Marie Osmond Knows From the Suicide of a Child
This morning, we woke up to learn that Marie Osmond's teenage son had jumped out a window, leaving behind a suicide note. As a member of the editorial team of this parenting website, my first thought was, "That poor mom. How is she going to get through this? Forget that she's a celebrity. She's a mom first."
My next thought was that we were not going to run a news story about it.
Fresh out of journalism school years ago, I learned about something called copycatism. There had been a number of kids who'd killed themselves and my boss explained to me that that's what happens when teen suicides hit the front pages. It was then, as a cub reporter, that I decided I would never cover such a story.
The number one worst thing that can happen to a parent is her child dying. Only one thing makes it worse: If that child took his own life.
A friend, who lost his beautiful daughter to brain cancer in 2006, suffered terribly. Three years later, when he heard that his friend's child had tried to commit suicide -- and, thank God, failed -- he had a most surprising reaction.
"I didn't know what to say to her," David explains. "My daughter's death was not her fault. I just can't imagine what it would be like to lose a child by her own hand. There are no words that can ease that pain." And this from a guy -- a salesman -- who talks for a living.
So, Parents, in our small attempt to help, here's a list of some of the warning signs. A more comprehensive suicide prevention guide can be found at HelpGuide.org.
1) If your child says, "I want to kill myself," or some variation thereof, even if it sounds like a snarky joke, TAKE IT SERIOUSLY. Talk to your child and find out what's going on. Don't dismiss any kind of struggle that he's having as mere growing pains. Listen to what he's saying.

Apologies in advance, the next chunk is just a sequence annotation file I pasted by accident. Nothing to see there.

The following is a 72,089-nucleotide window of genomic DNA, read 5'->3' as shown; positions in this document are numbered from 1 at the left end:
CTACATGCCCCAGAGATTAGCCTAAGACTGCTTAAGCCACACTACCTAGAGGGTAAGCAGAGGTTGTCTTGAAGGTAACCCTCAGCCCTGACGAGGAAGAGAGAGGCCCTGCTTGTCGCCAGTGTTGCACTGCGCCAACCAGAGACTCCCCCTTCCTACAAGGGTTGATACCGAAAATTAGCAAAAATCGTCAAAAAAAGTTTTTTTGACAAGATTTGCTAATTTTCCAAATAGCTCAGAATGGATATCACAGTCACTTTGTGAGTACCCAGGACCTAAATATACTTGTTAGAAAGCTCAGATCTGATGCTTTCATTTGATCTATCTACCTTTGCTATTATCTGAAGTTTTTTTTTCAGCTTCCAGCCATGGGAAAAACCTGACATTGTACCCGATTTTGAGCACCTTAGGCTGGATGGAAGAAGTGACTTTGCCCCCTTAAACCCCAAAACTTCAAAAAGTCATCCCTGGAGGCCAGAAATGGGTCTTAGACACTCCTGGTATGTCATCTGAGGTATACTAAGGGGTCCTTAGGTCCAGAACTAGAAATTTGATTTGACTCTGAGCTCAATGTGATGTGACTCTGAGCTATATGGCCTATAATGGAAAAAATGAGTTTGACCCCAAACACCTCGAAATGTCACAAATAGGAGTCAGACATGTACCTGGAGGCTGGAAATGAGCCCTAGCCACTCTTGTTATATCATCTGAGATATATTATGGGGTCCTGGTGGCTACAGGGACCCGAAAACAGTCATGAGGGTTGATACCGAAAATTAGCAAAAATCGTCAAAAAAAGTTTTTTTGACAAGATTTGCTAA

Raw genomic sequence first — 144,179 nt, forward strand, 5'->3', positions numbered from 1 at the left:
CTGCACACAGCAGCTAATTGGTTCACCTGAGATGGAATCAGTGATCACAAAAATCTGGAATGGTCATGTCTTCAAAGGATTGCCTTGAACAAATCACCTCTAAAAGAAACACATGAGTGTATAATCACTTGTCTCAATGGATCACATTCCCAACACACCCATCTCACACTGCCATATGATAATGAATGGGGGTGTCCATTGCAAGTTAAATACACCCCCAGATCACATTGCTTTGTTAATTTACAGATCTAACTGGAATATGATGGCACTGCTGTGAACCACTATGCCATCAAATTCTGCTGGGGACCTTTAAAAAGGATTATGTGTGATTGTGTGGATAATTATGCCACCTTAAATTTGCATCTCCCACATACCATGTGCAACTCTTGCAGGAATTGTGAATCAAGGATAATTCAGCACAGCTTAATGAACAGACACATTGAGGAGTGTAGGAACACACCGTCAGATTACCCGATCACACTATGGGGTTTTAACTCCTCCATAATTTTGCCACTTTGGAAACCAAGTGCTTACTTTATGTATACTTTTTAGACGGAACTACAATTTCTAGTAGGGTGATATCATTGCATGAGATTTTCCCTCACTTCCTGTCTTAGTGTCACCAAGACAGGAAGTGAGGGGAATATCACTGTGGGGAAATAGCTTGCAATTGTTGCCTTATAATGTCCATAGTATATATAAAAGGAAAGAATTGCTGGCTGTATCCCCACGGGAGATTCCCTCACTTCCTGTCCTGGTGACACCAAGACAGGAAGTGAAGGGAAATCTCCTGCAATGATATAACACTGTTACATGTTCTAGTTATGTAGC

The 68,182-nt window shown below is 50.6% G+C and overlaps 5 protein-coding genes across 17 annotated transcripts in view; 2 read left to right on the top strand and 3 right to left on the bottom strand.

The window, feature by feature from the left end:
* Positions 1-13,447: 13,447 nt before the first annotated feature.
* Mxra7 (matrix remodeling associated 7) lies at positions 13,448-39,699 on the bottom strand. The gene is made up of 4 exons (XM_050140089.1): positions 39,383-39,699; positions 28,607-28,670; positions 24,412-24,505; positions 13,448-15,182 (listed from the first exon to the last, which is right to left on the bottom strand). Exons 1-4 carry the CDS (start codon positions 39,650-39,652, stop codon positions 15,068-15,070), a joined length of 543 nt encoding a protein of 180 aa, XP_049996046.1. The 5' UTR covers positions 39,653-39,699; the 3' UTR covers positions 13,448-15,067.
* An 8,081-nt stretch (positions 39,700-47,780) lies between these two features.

2) Don't wait to seek out professional help. Talk to a psychiatrist or another mental health professional to get advice on how to handle it. Or, better still, bring your child to that therapist. If your child is saying, "I am going to kill myself," get him to an emergency room immediately.
3) Take your child's other kinds of comments seriously as well. If your child says things like, "Life is not worth living," or "I don't see the purpose to life," or "You won't have to worry about me anymore," unpack that with him. Ask him what he means. When you dig deeper, you might discover a desperation hidden under the surface. Get help immediately in the form of a psychiatrist.
4) Don't leave your child alone if you suspect that he's even the least bit suicidal.
5) Irritability or an angry mood for no apparent reason is another biggie. Don't dismiss it as typical teenage behavior.
6) Withdrawing. Is your child isolating himself from people? It doesn't have to be everyone, but if he's keeping away from some people, that's a sign that there's something serious going on.
7) Substance Abuse. If you suspect your child is using alcohol or drugs -- prescription, over-the-counter or illegal drugs -- seek help immediately.
8) Reach out to the pros. If you have any questions, call the National Suicide Prevention Lifeline at 800-273-TALK or 800-273-8255.
For more on this subject, visit helpguide.org. Click here for the section for parents.
Click here for the section for teens. For those outside the United States, contact Befrienders.org.
This article was originally published on February 28, 2010.
Start by teaching him that it is safe to do so.